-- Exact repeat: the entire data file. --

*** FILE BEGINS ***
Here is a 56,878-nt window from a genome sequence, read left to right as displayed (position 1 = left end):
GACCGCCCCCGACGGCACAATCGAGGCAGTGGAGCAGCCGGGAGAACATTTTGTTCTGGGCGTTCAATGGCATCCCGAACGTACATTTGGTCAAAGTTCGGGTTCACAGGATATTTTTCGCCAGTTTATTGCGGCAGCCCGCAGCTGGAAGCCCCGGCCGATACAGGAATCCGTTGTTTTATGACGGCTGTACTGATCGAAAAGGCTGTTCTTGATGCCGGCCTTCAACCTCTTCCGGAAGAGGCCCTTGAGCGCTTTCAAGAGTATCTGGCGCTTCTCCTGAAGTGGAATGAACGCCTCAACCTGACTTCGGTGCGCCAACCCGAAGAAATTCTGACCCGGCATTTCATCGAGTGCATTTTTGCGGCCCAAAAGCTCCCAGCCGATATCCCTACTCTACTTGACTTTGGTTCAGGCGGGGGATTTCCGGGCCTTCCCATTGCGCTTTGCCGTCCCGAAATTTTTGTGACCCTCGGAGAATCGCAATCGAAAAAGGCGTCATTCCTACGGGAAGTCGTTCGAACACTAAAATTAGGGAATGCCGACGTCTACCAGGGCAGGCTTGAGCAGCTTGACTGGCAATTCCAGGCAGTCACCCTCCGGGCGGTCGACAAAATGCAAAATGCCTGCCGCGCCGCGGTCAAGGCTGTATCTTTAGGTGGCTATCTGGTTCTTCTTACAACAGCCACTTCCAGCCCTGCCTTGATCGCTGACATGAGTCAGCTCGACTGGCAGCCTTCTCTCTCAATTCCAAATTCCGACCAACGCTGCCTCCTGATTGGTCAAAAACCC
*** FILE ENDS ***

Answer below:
Here is a 56,878-nt window from a genome sequence, read left to right as displayed (position 1 = left end):
GACCGCCCCCGACGGCACAATCGAGGCAGTGGAGCAGCCGGGAGAACATTTTGTTCTGGGCGTTCAATGGCATCCCGAACGTACATTTGGTCAAAGTTCGGGTTCACAGGATATTTTTCGCCAGTTTATTGCGGCAGCCCGCAGCTGGAAGCCCCGGCCGATACAGGAATCCGTTGTTTTATGACGGCTGTACTGATCGAAAAGGCTGTTCTTGATGCCGGCCTTCAACCTCTTCCGGAAGAGGCCCTTGAGCGCTTTCAAGAGTATCTGGCGCTTCTCCTGAAGTGGAATGAACGCCTCAACCTGACTTCGGTGCGCCAACCCGAAGAAATTCTGACCCGGCATTTCATCGAGTGCATTTTTGCGGCCCAAAAGCTCCCAGCCGATATCCCTACTCTACTTGACTTTGGTTCAGGCGGGGGATTTCCGGGCCTTCCCATTGCGCTTTGCCGTCCCGAAATTTTTGTGACCCTCGGAGAATCGCAATCGAAAAAGGCGTCATTCCTACGGGAAGTCGTTCGAACACTAAAATTAGGGAATGCCGACGTCTACCAGGGCAGGCTTGAGCAGCTTGACTGGCAATTCCAGGCAGTCACCCTCCGGGCGGTCGACAAAATGCAAAATGCCTGCCGCGCCGCGGTCAAGGCTGTATCTTTAGGTGGCTATCTGGTTCTTCTTACAACAGCCACTTCCAGCCCTGCCTTGATCGCTGACATGAGTCAGCTCGACTGGCAGCCTTCTCTCTCAATTCCAAATTCCGACCAACGCTGCCTCCTGATTGGTCAAAAACCC